Sunday, July 1, 2007

Reflecting

In his Shobogenzo, in the chapter "The Dignified Behavior of Acting Buddha," Dogen remarks, "The 'mindfulness' of the common man and the mindfulness of the Buddhas are far apart: never liken them." (from the translation by Nishijima and Cross, Dogen Sangha Press.)

This morning, I remarked to my wife as we were walking along the Hudson on this beautiful July morning that this suggests everything we may think of as practice of mindfulness is not actually such practice. After all, all of our understanding of practice comes from what we are -- common men.

I have spent a lifetime being exposed to various spiritual ideas, practices, and disciplines. Everyone seems to have a different idea of what this might mean. There are dividers, who suggest that their own way and only their own way is correct, and there are uniters, who suggest that every way is correct. But no one actually knows what they are doing. We are all just making up a story that seems to suit the present moment.

Something entirely new needs to happen, doesn't it? This mindfulness, this attentiveness, this discipline and this effort is just preparation. When something truly new happens, it is a revolution.

As Dogen says only a few paragraphs after his comment on mindfulness, "In the heavens above, (the state of acting Buddha) teaches gods; and in the human worlds, it teaches human beings. It has the virtue of flowers opening, and it has the virtue of the occurrence of the world, without any gap between them at all. For this reason, it is far transcendent over self and others and it has independent excellence in going and coming."

If we acquire the virtue of flowers opening, perhaps we can begin to see that every assumption is incorrect. This opening of flowers is the dissolution of the ego into something more refined that is at the same time both more and less specific.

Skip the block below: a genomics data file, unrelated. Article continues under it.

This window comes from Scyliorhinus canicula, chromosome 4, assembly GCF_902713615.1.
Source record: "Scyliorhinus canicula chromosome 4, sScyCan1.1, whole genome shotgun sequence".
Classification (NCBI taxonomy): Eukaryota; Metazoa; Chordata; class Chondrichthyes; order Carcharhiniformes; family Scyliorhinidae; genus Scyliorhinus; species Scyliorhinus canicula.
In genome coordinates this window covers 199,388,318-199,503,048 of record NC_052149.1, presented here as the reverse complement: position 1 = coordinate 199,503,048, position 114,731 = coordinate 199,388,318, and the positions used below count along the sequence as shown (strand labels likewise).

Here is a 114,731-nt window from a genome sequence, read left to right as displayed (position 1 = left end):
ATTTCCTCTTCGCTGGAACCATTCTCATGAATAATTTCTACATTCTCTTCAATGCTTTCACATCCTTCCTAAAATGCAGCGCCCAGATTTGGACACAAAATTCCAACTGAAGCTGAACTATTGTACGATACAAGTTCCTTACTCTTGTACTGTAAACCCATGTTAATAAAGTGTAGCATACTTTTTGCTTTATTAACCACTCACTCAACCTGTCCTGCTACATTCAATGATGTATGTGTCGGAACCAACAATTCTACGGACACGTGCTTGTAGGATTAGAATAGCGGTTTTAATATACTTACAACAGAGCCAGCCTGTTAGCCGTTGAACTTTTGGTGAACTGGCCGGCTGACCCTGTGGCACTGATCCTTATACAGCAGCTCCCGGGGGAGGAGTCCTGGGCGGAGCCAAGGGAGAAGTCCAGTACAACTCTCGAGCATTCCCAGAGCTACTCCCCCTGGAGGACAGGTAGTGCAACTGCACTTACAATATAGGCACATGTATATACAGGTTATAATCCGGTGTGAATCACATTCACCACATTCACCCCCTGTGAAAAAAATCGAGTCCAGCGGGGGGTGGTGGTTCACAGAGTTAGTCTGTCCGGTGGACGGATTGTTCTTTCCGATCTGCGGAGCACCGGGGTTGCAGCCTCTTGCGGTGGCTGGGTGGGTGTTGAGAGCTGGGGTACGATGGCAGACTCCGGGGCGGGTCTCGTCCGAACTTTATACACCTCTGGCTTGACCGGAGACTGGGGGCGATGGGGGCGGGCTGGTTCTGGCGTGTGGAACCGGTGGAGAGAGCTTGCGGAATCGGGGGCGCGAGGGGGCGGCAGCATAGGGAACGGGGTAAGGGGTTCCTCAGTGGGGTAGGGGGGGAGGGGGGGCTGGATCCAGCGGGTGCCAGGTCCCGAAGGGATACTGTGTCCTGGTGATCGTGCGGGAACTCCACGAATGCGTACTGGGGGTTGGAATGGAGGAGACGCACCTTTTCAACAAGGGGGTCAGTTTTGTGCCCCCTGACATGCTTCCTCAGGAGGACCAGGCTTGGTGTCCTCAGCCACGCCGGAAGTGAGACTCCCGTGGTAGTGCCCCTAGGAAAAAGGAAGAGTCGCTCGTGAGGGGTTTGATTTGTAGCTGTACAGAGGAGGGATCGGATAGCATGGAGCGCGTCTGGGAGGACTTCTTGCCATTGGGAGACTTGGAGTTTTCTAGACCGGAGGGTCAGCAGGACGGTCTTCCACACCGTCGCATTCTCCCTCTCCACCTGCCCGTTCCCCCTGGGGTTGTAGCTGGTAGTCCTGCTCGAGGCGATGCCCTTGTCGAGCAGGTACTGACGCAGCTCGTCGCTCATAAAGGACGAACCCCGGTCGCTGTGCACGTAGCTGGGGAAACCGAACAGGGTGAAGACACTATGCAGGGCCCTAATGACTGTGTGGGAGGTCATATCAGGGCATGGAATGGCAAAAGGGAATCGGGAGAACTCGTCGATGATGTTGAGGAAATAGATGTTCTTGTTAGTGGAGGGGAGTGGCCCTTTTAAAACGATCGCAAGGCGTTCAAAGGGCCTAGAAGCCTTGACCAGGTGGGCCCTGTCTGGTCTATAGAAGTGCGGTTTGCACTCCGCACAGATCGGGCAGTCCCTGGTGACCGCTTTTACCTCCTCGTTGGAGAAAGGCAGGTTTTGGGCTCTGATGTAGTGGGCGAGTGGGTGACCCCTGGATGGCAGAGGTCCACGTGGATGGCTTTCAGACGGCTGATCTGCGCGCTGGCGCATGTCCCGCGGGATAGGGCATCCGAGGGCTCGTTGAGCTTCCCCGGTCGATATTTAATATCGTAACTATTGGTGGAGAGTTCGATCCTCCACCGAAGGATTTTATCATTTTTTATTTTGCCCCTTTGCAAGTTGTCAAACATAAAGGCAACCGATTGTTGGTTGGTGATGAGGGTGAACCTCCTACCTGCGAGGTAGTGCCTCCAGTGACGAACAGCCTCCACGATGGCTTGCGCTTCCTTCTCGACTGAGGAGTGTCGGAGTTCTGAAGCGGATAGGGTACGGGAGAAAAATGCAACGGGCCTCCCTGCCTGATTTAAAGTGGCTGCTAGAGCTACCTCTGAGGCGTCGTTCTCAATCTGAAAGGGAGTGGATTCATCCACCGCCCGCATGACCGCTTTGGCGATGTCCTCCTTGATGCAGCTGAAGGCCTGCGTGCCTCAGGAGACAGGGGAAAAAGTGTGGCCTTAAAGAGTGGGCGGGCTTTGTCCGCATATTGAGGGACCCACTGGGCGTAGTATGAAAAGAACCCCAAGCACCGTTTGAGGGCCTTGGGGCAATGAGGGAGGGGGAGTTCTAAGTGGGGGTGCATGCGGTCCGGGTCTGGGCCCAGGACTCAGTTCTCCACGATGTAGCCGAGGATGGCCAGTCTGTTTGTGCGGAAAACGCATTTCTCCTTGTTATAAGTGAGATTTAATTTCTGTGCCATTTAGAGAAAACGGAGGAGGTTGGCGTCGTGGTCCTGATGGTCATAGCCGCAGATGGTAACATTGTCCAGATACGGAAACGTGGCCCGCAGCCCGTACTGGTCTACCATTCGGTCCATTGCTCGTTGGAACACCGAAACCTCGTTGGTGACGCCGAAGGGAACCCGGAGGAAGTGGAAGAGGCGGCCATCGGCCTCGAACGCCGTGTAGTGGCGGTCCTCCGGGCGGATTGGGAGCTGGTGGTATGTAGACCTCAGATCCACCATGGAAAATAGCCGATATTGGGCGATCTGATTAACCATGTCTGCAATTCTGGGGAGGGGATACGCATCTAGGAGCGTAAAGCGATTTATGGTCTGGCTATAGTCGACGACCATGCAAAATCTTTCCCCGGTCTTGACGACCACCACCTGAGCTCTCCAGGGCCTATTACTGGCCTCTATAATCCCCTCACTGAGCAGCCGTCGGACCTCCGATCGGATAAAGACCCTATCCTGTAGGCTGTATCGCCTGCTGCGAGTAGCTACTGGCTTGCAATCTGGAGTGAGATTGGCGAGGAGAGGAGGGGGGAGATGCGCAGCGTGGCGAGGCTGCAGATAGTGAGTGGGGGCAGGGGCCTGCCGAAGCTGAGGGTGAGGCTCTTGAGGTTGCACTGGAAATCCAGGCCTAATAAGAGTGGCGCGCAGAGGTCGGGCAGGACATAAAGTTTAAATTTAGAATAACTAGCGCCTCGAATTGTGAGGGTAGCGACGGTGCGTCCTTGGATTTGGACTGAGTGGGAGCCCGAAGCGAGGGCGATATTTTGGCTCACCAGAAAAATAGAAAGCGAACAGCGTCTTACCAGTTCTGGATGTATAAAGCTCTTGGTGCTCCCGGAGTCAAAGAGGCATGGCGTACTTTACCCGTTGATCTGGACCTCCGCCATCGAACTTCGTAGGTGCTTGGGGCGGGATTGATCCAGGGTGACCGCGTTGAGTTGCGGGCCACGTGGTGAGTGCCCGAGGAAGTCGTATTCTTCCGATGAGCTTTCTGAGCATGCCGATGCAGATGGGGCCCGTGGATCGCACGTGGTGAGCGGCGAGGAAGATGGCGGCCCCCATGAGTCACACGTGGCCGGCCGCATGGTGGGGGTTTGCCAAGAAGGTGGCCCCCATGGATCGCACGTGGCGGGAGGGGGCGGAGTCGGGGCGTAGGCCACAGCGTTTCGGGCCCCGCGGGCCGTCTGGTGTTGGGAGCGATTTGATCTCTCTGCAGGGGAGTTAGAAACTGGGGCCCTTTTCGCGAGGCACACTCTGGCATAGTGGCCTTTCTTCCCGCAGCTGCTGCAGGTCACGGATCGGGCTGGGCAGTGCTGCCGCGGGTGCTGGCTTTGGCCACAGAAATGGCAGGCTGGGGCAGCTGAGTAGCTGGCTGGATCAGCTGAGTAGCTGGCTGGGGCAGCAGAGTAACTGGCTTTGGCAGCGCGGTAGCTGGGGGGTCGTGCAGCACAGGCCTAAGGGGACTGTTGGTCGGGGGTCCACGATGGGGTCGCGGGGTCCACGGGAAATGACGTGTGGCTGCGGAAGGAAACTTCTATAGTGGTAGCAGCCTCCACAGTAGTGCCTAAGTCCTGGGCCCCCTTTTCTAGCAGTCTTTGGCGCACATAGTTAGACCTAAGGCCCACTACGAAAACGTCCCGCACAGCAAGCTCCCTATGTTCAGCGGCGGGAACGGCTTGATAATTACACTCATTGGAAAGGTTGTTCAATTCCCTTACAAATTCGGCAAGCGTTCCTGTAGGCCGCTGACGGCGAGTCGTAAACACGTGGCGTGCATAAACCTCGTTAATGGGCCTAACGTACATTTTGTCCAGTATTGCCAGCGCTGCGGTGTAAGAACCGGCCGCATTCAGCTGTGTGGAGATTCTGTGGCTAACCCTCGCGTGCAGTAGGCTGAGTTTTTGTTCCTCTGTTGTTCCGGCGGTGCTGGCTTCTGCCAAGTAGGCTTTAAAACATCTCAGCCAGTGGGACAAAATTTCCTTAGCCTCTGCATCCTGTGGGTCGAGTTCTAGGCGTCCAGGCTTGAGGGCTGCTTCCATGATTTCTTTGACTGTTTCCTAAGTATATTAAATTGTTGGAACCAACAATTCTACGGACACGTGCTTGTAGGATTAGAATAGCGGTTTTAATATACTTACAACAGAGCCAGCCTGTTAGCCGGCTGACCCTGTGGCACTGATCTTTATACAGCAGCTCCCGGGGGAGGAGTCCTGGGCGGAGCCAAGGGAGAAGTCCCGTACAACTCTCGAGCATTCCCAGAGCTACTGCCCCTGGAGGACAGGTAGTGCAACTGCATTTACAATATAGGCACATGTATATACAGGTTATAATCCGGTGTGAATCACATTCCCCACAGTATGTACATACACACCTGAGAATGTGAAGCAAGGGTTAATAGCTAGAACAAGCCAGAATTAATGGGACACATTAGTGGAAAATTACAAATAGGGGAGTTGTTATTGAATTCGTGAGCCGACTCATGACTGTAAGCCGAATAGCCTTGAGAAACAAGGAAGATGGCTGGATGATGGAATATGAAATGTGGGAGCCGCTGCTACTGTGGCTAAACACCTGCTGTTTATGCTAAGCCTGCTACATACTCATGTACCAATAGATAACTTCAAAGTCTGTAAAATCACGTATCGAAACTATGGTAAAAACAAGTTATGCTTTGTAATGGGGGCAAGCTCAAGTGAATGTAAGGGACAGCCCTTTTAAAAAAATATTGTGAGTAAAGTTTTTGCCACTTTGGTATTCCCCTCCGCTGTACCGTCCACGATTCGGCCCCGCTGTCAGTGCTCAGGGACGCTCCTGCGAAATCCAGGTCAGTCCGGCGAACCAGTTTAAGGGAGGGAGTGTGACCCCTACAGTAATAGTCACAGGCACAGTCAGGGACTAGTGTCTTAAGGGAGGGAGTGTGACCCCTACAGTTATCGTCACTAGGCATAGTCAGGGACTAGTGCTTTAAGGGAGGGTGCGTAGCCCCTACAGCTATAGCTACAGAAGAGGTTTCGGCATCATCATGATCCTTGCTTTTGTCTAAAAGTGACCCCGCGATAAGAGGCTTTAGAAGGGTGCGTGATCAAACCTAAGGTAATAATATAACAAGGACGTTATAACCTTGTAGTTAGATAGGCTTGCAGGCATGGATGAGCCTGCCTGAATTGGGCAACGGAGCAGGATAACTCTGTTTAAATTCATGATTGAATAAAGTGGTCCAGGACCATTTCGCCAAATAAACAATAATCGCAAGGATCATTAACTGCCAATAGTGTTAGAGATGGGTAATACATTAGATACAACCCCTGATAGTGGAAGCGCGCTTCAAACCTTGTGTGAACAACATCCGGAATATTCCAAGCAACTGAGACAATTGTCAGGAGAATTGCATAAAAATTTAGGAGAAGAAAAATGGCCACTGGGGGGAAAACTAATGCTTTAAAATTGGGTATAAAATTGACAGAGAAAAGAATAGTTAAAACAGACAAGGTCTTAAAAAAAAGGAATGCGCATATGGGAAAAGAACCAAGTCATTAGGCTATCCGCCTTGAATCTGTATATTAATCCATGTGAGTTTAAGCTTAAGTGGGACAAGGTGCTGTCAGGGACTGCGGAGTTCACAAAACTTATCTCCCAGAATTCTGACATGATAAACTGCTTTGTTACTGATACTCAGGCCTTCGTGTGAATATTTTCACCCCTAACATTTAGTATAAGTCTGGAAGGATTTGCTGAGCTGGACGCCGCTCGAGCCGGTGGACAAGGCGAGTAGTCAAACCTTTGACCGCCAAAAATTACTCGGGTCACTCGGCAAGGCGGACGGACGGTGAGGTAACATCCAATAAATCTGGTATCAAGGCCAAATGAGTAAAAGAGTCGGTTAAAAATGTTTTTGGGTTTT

So if the practice that we think is practice is not practice at all, what is it good for? It is good for the effort itself. We could examine this question in the light of the very effort of this blog, which is after all composed of words and ideas.

What good does it do to write words?

What good does it do to read them?

In the formal lineages of the Gurdjieff work I participate in, this is often seen as intellectual work, and in our work the word "intellectual" has acquired a meaning somewhat equivalent to the word "shit." To say that something is "intellectual" is to dismiss it as worthless. In their unparalleled zeal to pursue three centered being, many of my fellow Gurdjieffians seem to feel that the intellect is the very best kind of doormat to wipe the crap off their feet on.

In other words, it turns out they actually believe in two centered being, which is loving and powerful, but-- we must suspect-- willfully stupid.

I say this only because I have repeatedly seen so many avoid the effort of using the thinking part. After all, to truly think requires a lot of work. It is not so easy. Gurdjieff left us many difficult ideas, modern-day koans, which have to be struggled with in order to understand how we don't understand.